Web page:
As an update, Members were advised that a further representation had been received since the report was written.  This raised concerns about the accuracy of the drawings, the stability of the land, a discrepancy regarding the drop in land levels, subsidence and overlooking.  Officers had worked with the drawings that had been submitted but, in the event that these proved inaccurate, steps would be taken outside the planning process.  In respect of land stability and subsidence, it was the applicant’s responsibility to ensure that the proposal could be accommodated, and these were technical issues for Building Control to address if necessary.  It was clarified that the drop in land levels between the application site and 34 Church Hill was six to seven metres rather than four to five metres. 

 

Councillor M J Ovenden advised that she was very familiar with the application site which was situated on a very steep embankment, on the site of an old chalk pit.  Because of its steepness, she had concerns surrounding privacy and overlooking.  Councillor Gardner was of the opinion that the site was too small for anything other than garages, and proposed that the application should be refused.  In response to concerns raised by Members, the Planning Officer clarified that there was only a slight difference in land levels between the site and Pica Pau.  The dwelling would be 0.5 metres from the western boundary of the site, with a 1.8-metre fence erected along the boundary.  The existing hedge along that boundary would be retained.

 

RESOLVED:   That, notwithstanding the Officer’s recommendation, Application No DOV/18/00684 be REFUSED on the grounds that the development, by virtue of its siting, scale and form and by virtue of the restricted size of the plot, would give rise to a cramped form of development when read in the context of the existing street scene, causing unacceptable harm to the character and appearance of the area, contrary to paragraphs 127 and 130 of the National Planning Policy Framework.

 

 

48.

Application No DOV/18/00110 - Land at Warren House, Buckland Lane, Staple pdf icon PDF 225 KB

Outline application for the erection of four dwellings (appearance, landscaping, layout and scale to be reserved)

 

To consider the attached report of the Head of Regeneration. 

Additional documents:

Minutes:

The Committee viewed plans and photographs of the application site. The Principal Planner advised that the application sought outline planning permission for the erection of four dwellings on garden land of 0.4 hectares.  Whilst the dwelling known as Warren House was within the settlement boundary of Staple, the large majority of the site lay outside the village confines and was therefore considered to be in the countryside.  Policies DM15 and DM16 of the Core Strategy were therefore relevant.  In particular, the visual impact of the proposed dwellings and associated paraphernalia on the character and appearance of the area should be considered.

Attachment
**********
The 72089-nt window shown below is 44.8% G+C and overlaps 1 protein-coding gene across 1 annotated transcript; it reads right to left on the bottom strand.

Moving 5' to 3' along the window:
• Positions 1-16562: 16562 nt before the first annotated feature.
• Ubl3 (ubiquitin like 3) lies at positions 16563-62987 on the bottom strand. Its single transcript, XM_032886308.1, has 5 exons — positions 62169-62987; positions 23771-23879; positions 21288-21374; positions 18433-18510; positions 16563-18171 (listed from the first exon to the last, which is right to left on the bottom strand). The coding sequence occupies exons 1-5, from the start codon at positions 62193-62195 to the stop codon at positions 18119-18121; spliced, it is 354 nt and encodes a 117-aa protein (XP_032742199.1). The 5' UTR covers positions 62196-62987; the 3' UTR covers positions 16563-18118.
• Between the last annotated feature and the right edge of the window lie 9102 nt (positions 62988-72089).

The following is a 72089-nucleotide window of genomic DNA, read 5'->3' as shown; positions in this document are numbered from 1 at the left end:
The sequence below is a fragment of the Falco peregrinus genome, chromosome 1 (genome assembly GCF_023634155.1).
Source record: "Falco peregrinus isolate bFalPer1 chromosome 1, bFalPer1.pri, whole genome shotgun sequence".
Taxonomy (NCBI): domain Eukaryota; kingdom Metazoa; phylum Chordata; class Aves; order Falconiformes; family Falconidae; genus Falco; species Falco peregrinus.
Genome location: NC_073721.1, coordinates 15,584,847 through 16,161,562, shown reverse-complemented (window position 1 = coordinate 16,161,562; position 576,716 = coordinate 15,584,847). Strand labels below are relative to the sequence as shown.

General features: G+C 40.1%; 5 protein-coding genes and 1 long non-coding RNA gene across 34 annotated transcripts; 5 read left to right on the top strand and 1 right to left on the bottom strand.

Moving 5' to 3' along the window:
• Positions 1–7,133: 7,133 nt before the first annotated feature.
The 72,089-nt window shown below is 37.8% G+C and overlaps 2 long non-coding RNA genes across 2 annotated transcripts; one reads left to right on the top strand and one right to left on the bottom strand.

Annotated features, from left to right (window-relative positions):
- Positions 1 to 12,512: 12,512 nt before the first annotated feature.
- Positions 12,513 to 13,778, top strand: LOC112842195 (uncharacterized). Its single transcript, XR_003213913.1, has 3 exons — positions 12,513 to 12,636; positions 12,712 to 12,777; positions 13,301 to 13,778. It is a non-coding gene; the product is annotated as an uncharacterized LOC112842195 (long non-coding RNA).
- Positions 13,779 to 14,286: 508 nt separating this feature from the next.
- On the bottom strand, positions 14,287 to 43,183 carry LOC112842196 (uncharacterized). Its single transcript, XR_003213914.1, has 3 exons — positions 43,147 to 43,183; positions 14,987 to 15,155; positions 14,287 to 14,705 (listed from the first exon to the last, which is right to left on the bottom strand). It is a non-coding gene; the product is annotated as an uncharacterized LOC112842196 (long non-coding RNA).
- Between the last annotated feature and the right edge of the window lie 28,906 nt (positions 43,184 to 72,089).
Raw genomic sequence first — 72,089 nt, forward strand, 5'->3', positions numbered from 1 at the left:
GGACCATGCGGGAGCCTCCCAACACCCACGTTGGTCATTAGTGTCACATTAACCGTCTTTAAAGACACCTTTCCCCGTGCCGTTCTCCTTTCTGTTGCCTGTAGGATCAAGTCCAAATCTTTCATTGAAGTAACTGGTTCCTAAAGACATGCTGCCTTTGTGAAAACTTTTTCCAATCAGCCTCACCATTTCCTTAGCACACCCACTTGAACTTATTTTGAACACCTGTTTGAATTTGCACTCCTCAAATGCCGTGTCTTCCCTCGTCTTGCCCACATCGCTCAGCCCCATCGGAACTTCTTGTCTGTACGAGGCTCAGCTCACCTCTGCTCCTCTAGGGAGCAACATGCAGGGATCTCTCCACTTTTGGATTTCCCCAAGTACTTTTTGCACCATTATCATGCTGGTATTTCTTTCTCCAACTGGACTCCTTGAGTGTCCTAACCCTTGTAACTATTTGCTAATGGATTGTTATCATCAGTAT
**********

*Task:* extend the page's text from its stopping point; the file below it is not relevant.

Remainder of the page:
A representation from the applicant had referred to a Planning Inspector’s decision to allow a development of four dwellings at the nearby hamlet of Barnsole.  However, the site at Barnsole was not elevated and was surrounded by other properties, making it very different to the site under consideration.  Officers considered that the proposal would introduce density into an area of open farmland and scattered dwellings.  Moreover, it would have an urbanising effect on what was an edge of village location.  The Committee was reminded that, as a consequence of the European Court of Justice decision in the ‘People Over Wind’ case, the presumption in favour of sustainable development in the National Planning Policy Framework (NPPF) no longer applied where a development required appropriate assessment because of its potential impact on a habitats site.

 

Councillor B W Butcher referred to the fact that the proposal would improve highway safety, and that the visual impact of the development would be mitigated by the significant amount of screening around the site.  He suggested that a site visit should be held.  The Chairman agreed that more details would have been helpful.  In his view, the development of four dwellings on a plot of just under half an acre was unlikely to raise concerns about density.  In addition, there would be a modest benefit in the provision of four houses close to a village which had been identified in the Local Plan as needing additional housing for community purposes. 

 

In response, the Principal Planner clarified that density concerns were principally due to the location of the site.  There were no gardens to the south or the north of the site, and the proposal would undoubtedly have a visual impact on the area.  Moreover, whilst village boundaries were not so hard and fast that they could never be changed, this one had been drawn as it was for a reason - so as to exclude the elevated garden from the village confines in order to identify the end of built development and the start of open countryside. 

              

Councillor T A Bond agreed that there was insufficient detail.  The proposal was contrary to Policies DM15 and DM16 and he could see no reason for going against the Officer’s recommendation.    Councillor M R Eddy also lamented the lack of detail and argued that without an indication of where houses would be located, a site visit was pointless.  In the absence of more detail, the Committee did not have enough information to make an informed decision on whether there was justification for changing the use of the land.